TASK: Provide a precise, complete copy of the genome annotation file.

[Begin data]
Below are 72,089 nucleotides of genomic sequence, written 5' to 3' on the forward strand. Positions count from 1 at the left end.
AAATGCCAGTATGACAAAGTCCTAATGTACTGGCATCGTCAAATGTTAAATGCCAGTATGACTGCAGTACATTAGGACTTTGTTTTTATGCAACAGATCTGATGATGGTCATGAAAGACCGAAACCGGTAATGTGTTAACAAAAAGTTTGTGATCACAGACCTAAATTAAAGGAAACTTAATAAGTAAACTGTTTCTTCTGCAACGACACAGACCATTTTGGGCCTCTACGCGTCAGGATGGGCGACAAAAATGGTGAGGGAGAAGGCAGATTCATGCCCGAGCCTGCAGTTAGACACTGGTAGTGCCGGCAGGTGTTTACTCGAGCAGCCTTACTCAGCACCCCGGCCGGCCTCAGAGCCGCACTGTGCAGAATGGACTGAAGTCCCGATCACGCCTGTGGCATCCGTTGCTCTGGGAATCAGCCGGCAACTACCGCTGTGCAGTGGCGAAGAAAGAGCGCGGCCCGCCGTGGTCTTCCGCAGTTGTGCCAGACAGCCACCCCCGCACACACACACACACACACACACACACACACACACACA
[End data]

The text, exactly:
Below are 72,089 nucleotides of genomic sequence, written 5' to 3' on the forward strand. Positions count from 1 at the left end.
AAATGCCAGTATGACAAAGTCCTAATGTACTGGCATCGTCAAATGTTAAATGCCAGTATGACTGCAGTACATTAGGACTTTGTTTTTATGCAACAGATCTGATGATGGTCATGAAAGACCGAAACCGGTAATGTGTTAACAAAAAGTTTGTGATCACAGACCTAAATTAAAGGAAACTTAATAAGTAAACTGTTTCTTCTGCAACGACACAGACCATTTTGGGCCTCTACGCGTCAGGATGGGCGACAAAAATGGTGAGGGAGAAGGCAGATTCATGCCCGAGCCTGCAGTTAGACACTGGTAGTGCCGGCAGGTGTTTACTCGAGCAGCCTTACTCAGCACCCCGGCCGGCCTCAGAGCCGCACTGTGCAGAATGGACTGAAGTCCCGATCACGCCTGTGGCATCCGTTGCTCTGGGAATCAGCCGGCAACTACCGCTGTGCAGTGGCGAAGAAAGAGCGCGGCCCGCCGTGGTCTTCCGCAGTTGTGCCAGACAGCCACCCCCGCACACACACACACACACACACACACACACACACACACA